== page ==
Accelerating shared growth in South Africa means that, instead of protecting the poor from markets, we need to make markets work for the poor.
As in so many areas relating to poverty, not much has changed fundamentally since the end of apartheid in respect of the access the poor have to financial services. In 2004, 54% of the adult population was ‘unbanked’, and 42 percent have never had a bank account. Most of the ‘unbanked’ cite poverty as the biggest problem that prevents them from getting access to financial services
The approach of making markets work for the poor aims to promote interventions that will help the poor to help themselves, make existing markets work more inclusively for poor producers and consumers, and make the benefits of well-functioning markets more widely accessible.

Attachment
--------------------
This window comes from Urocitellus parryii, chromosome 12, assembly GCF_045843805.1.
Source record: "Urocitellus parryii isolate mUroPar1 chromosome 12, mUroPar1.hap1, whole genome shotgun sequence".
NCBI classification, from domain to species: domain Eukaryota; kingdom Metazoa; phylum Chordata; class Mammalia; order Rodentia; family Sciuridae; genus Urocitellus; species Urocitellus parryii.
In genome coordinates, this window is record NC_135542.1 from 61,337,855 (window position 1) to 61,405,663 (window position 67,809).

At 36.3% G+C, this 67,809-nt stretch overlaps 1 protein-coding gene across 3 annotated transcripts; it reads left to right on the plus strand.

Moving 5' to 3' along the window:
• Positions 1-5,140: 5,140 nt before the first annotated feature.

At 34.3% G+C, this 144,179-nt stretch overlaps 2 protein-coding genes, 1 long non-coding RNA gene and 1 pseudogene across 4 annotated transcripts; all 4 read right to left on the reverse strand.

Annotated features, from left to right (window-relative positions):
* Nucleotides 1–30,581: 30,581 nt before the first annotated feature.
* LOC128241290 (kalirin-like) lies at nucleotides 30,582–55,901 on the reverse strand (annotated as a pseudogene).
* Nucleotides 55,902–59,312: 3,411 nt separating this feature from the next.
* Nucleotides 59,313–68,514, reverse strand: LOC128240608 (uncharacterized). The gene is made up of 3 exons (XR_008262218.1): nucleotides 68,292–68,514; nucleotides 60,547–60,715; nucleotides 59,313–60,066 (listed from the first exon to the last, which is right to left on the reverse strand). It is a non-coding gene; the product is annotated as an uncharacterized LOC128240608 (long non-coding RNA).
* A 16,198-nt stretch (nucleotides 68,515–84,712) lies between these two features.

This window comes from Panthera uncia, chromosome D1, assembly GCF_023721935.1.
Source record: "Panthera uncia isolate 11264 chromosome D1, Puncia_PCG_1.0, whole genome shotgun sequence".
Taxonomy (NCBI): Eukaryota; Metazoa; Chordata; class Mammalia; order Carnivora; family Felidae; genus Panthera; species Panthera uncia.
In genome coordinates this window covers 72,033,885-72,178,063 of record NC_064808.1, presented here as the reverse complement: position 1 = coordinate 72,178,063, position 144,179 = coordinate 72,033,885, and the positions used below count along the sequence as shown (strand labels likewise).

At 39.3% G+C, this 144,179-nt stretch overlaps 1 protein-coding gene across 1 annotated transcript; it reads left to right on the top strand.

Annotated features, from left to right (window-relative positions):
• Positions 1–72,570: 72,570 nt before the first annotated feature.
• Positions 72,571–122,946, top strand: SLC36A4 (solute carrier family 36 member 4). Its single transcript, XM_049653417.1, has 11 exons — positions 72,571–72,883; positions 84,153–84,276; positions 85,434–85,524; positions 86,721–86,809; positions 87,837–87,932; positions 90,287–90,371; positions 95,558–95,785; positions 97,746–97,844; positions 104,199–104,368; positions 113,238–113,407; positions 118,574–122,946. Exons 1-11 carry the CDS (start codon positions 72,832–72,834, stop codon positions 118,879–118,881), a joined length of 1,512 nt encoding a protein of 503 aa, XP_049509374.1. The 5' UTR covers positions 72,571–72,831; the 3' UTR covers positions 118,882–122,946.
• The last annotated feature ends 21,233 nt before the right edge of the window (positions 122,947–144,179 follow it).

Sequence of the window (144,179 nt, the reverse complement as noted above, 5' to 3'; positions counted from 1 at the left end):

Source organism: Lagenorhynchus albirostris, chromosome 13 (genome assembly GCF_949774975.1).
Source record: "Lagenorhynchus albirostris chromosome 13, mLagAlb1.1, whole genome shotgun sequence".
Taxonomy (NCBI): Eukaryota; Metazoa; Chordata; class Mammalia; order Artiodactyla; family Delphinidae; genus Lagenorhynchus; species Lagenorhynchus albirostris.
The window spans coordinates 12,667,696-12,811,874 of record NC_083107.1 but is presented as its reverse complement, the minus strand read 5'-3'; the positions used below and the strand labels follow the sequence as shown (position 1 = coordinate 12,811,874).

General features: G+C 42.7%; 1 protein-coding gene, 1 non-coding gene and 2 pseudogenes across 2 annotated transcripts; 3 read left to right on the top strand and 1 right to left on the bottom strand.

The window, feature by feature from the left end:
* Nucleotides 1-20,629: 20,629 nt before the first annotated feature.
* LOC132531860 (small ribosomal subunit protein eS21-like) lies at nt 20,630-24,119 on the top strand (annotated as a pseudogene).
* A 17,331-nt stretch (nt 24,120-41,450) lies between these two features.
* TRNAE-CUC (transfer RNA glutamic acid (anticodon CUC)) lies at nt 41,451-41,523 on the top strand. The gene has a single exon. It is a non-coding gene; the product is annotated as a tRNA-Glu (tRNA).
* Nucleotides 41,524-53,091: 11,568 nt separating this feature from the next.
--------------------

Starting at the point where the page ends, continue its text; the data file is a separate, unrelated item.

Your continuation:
Private education, tourism, financial markets and the wool farming sector in South Africa provide great case studies on how the organisation of government, business and other private actors can drive prosperity for the poor.
Making markets work requires government, business, NGOs and educational organisations to work together to strengthen pro-market institutions and to address market failures.